Inland mosques and public health researchers in Los Angeles hope to improve breast cancer awareness among Muslim women through local educational programs and a broader study of attitudes about the disease.

Muslim women get breast cancer less frequently than the general population — largely because of cultural and religious prohibitions on smoking and drinking — but more of them die of the disease because it is diagnosed late, say physicians studying why certain ethnic groups within the Islamic world don’t get breast exams.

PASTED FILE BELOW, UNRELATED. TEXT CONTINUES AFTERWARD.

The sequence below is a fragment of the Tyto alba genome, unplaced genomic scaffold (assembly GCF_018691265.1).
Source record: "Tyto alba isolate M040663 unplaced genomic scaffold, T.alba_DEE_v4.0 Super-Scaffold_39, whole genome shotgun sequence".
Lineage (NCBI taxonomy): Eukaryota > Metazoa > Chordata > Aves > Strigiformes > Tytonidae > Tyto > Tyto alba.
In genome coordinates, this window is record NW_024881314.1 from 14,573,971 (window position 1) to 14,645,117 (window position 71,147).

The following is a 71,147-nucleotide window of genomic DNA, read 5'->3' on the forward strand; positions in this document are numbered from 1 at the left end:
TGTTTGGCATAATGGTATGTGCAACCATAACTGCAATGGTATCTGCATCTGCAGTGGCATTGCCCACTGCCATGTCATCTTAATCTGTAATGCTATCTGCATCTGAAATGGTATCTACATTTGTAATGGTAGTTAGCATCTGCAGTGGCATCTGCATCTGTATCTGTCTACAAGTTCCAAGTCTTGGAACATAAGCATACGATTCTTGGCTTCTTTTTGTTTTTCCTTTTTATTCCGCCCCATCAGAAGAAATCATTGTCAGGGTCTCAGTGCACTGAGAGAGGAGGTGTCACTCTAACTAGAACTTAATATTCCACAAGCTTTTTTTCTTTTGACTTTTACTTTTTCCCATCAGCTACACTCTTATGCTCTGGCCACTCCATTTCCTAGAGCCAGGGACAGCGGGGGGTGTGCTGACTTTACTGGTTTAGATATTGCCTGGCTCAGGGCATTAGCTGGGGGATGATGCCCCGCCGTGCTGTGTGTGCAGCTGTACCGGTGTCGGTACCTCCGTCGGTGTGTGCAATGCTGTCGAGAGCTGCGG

“It is a cultural taboo” for many women, said Dr. Sondos Islam, assistant professor of public health at Charles R. Drew University of Medicine and Science in Los Angeles.

“It has nothing to do with religion. It’s the same thing with Coptic Christians and Catholic Lebanese,” Islam said. “It’s the culture.”


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